Posts Tagged ‘NEJM Group’

Vasopressin Antagonists

Posted by • June 5th, 2015

A new review in the Disorders of Fluids and Electrolytes series summarizes the salient discoveries that culminated in the development of vasopressin antagonists, focusing on their actions, side effects, emerging safety concerns, and important gaps in data. The review also considers how and when to use these agents. Ample evidence is available to implicate vasopressin, a… Read More…

In Sight and Out of Mind

Posted by • June 5th, 2015

In the latest Clinical Problem-Solving article, a 21-year-old man presented to the emergency department with fever and rash. His fever had started about 1 week before presentation and was associated with chills, myalgia, nausea, and vomiting. He also had a headache without photophobia. In the United States, recent declines in the rate of vaccination against measles… Read More…

Ezetimibe and Cardiovascular Outcomes

Posted by • June 3rd, 2015

As you walk into Mr. R’s room to see if he has last-minute questions about his discharge medications, you can’t believe how different – how much better – he looks dressed in his usual clothes, instead of an errantly-snapped hospital gown.   You met him 4 days ago, when he was wheeled, pale and groggy, onto… Read More…

High-Flow Oxygen Therapy: a Lifesaver for Patients with Acute Hypoxemic Respiratory Failure

Posted by • June 2nd, 2015

For hospitalists and residents across the country, this is an all too familiar scenario: a 60-year-old man is admitted to the hospital with pneumonia. Unfortunately, his course is complicated by acute hypoxemic respiratory failure secondary to the pneumonia, and he is transferred to the ICU. Physicians would like to avoid intubation if possible due to… Read More…

Latent Tuberculosis Infection

Posted by • May 29th, 2015

About one third of the world population has latent M. tuberculosis infection. A new review explains the approach to patients with latent infection, including an update on the risks and benefits of treatment and assessment of the likelihood of progression to active disease. Studies suggest that active tuberculosis will develop in 5 to 15% of persons… Read More…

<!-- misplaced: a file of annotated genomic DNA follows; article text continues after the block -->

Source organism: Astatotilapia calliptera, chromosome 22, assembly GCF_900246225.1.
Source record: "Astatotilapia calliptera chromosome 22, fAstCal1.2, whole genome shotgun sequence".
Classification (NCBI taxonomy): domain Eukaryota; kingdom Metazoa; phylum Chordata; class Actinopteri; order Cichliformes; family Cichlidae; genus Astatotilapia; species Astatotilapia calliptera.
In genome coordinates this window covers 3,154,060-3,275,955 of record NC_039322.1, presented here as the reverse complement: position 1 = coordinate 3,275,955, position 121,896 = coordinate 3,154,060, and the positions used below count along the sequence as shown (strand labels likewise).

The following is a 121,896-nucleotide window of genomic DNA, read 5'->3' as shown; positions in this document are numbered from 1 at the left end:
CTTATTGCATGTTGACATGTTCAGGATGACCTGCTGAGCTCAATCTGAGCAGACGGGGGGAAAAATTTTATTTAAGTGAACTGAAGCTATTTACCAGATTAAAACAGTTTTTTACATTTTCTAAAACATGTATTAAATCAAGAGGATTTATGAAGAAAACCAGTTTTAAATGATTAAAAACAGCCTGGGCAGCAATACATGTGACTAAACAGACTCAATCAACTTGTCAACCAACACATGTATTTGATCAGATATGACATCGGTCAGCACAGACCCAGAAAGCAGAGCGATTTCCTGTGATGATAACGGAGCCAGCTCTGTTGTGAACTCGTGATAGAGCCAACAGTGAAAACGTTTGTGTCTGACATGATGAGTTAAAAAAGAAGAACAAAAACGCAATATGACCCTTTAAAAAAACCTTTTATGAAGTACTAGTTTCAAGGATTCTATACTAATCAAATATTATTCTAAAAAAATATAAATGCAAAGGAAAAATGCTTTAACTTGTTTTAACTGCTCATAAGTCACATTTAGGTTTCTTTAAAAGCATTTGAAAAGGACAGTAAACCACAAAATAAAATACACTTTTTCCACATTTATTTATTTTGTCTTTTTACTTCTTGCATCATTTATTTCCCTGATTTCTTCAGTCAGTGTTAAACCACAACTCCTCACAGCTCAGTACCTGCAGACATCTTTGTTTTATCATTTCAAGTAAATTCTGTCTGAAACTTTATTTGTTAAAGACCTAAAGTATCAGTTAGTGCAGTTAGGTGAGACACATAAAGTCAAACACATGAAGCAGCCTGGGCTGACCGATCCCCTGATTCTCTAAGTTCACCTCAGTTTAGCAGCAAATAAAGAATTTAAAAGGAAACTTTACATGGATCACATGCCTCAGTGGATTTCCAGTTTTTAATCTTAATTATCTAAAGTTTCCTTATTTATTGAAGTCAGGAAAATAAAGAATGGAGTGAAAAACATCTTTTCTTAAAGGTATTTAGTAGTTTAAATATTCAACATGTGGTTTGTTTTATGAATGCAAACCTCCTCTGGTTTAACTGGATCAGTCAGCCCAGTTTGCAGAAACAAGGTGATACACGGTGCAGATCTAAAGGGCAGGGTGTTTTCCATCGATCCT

Intractable Pain Due to Cancer

Posted by • May 29th, 2015

In the latest Case Record of the Massachusetts General Hospital, a 44-year-old woman with metastatic non–small-cell lung carcinoma with an EGFR mutation presented with severe pain, which was worsened by opioids other than hydrocodone and was unresponsive to most other analgesics. Management decisions were made. The discomfort of most dying patients can be controlled with state-of-the-art… Read More…

The Increasing Rate of Neonatal Withdrawal

Posted by • May 27th, 2015

When expecting mothers use opioids, their babies are exposed to the drugs in utero and, after birth, are at risk of withdrawal. The neonatal abstinence syndrome frequently necessitates admission to a Neonatal Intensive Care Unit (NICU) for treatment and monitoring. As the rate of opioid use among pregnant women has risen, the incidence of neonatal… Read More…

Pelvic Inflammatory Disease

Posted by • May 22nd, 2015

Pelvic inflammatory disease can produce acute symptoms and result in infertility, ectopic pregnancy, and chronic pelvic pain. A new review summarizes current approaches to diagnosis and treatment and the future prospects for better prevention strategies. Pelvic inflammatory disease is an infection-induced inflammation of the female upper reproductive tract (the endometrium, fallopian tubes, ovaries, or pelvic peritoneum)…. Read More…

A Girl with Seizures

Posted by • May 22nd, 2015

In the latest Case Record of the Massachusetts General Hospital, a 9-year-old girl presented to the emergency department with loss of consciousness and a seizure. She had returned from a trip to Puerto Rico 3 weeks earlier. Unilateral inguinal lymphadenopathy was present, and rapidly progressive encephalopathy developed. The diagnosis of cat scratch disease is based primarily… Read More…

Refractory Metastatic Colon Cancer

Posted by • May 15th, 2015

TAS-102, a combination of trifluridine and tipiracil in which tipiracil interferes with the deactivation of trifluridine, improved overall and progression-free survival in patients whose disease had progressed after treatment with fluorouracil-containing drug combinations. A new Original Article assesses the efficacy and safety of TAS-102 in a global population of such patients. Early clinical trials conducted primarily… Read More…